Listening has also become a problem in our home.  This is a big deal, because they all feed off of each other and before I know it I feel like I'm in a three-ring circus.  This is especially difficult when we are trying to go somewhere.  There are days when it's taken me 15 to 20 minutes to get everyone ready to go out the door and two of them can get ready independently.  It frustrates me to no end.  With two kids going to school in the fall, this really has to stop.  Enter in the sticker chart.  

Each child has been given a chart that is age-appropriate.  My oldest has ten boxes with the numbers 1-10 (this is also a good math lesson for addition), the middle has five pictures, and the youngest two.  I made them myself, but there are many online with a variety of characters and amount of boxes to be filled.  When they have filled up their chart, they get a reward.    

The key is to find what motivates each child.  This is also easier to figure out for the older two, as they can verbalize what they think a great reward would be.  So far they've come up with playing a game, watching a show, and reading a book.  I am trying not to use prizes or food for them, as I don't want to spend a bunch of money on Dollar Tree junk or load them up on sugar.  The younger one, however, really only responds to treats at this point.  I've decided on a fruit snack (yes, just one).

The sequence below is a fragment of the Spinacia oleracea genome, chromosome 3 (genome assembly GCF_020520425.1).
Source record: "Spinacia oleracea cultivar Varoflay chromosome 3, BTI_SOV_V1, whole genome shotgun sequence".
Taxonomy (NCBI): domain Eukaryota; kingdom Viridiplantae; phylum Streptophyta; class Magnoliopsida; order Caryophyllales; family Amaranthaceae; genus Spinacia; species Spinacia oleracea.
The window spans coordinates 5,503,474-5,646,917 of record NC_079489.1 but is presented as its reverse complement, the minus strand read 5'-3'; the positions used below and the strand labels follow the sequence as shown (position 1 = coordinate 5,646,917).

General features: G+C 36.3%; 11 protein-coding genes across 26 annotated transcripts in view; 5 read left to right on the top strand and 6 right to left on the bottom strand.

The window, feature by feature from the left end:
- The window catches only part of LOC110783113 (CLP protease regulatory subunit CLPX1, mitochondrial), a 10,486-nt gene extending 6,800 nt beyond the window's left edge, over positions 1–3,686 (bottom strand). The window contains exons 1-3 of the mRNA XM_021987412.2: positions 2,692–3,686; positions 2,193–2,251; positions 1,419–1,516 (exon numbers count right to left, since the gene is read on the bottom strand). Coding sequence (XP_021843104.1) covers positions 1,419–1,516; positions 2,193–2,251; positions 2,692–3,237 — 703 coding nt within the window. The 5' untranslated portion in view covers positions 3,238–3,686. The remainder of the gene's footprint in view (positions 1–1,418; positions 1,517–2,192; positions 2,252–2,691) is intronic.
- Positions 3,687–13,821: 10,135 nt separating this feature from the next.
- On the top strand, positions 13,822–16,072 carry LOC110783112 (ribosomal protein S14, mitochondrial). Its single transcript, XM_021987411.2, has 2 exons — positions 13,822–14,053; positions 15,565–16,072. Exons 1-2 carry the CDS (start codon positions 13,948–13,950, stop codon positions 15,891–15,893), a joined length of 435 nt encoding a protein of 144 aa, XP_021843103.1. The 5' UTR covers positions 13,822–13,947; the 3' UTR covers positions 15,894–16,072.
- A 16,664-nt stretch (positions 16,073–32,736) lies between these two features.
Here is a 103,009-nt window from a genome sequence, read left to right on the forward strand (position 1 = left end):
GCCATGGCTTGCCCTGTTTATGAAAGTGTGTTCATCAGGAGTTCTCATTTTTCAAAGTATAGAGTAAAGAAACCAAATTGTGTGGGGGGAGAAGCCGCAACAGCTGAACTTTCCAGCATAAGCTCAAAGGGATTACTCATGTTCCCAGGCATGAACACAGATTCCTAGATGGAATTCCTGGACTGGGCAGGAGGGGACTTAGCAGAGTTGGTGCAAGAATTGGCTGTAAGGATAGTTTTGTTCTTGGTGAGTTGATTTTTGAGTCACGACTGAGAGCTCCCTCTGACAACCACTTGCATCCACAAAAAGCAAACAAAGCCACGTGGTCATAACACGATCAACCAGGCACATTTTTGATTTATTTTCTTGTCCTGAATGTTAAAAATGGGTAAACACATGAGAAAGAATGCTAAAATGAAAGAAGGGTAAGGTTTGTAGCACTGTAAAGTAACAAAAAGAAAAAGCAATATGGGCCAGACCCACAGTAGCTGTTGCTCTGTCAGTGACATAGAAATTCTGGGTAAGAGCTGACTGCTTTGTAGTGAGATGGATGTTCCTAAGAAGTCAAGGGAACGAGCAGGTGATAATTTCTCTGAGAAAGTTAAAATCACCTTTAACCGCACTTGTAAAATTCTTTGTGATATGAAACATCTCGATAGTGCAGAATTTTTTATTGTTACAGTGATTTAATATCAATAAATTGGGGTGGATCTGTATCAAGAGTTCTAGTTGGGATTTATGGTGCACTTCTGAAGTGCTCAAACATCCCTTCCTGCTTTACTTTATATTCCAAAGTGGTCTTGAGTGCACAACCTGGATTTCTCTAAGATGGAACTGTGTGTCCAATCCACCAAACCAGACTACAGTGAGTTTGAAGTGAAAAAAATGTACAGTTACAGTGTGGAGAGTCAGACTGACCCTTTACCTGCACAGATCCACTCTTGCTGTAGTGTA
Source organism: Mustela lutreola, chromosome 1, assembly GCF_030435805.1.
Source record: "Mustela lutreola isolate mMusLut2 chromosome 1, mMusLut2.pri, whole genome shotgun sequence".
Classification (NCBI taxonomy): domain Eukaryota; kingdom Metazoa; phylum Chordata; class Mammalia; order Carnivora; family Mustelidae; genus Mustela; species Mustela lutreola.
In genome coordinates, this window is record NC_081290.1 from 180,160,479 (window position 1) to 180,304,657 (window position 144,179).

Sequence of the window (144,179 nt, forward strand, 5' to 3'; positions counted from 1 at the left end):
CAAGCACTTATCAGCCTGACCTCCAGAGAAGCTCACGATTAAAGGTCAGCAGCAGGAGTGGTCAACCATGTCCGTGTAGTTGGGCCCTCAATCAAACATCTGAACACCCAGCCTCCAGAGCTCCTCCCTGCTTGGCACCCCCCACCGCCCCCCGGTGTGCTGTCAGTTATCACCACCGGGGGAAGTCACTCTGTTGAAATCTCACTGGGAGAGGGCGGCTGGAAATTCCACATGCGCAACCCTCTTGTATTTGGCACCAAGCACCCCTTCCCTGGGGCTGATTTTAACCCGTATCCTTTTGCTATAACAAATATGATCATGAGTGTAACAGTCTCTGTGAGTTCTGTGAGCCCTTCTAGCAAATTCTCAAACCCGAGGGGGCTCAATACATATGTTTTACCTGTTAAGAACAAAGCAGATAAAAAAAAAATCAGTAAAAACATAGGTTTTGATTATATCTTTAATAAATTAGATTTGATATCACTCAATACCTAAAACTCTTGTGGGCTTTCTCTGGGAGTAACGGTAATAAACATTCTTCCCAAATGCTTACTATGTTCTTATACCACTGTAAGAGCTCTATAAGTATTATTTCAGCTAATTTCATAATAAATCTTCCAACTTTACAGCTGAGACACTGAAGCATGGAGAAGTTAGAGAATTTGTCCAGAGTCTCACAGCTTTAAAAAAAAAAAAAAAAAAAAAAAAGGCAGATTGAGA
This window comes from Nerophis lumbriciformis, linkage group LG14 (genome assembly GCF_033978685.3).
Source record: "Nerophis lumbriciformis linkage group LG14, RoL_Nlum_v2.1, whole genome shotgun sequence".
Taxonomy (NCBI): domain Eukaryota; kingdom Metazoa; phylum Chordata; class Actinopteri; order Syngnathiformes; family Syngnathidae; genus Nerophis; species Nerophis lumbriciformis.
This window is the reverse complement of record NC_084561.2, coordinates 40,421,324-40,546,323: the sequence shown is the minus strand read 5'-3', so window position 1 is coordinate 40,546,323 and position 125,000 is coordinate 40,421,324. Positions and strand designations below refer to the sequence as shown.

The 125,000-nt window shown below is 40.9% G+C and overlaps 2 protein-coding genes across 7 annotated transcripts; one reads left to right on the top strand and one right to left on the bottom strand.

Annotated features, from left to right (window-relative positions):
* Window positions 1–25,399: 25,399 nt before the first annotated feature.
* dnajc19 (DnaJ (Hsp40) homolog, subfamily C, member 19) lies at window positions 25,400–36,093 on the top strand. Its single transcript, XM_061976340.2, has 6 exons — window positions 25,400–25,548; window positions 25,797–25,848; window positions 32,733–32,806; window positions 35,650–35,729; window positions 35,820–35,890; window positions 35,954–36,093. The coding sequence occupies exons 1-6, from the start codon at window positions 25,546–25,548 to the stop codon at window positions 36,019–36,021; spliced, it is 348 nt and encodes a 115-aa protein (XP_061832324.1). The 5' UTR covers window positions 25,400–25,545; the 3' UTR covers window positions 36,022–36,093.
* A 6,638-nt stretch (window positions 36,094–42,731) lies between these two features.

The kids are eating this up.  The younger two have already received one reward today and the oldest is close.  This is where I have to be diligent about paying attention and giving them that sticker when they listen the first time.  We've all done quite well today.  I'm hoping some more rewards will be given out this afternoon.  The older two think this is really fun, as they get to choose their reward.  Giving them that sense of control is key.  My youngest is enjoying putting the stickers on the trains and having a treat.  It's a win-win!  

Sticker charts:  Pictures reflect their interests
This is just the beginning of our adventure.  I will be adding some new things into our daily routine and tweaking what isn't working.  Stay tuned to see how we're progressing!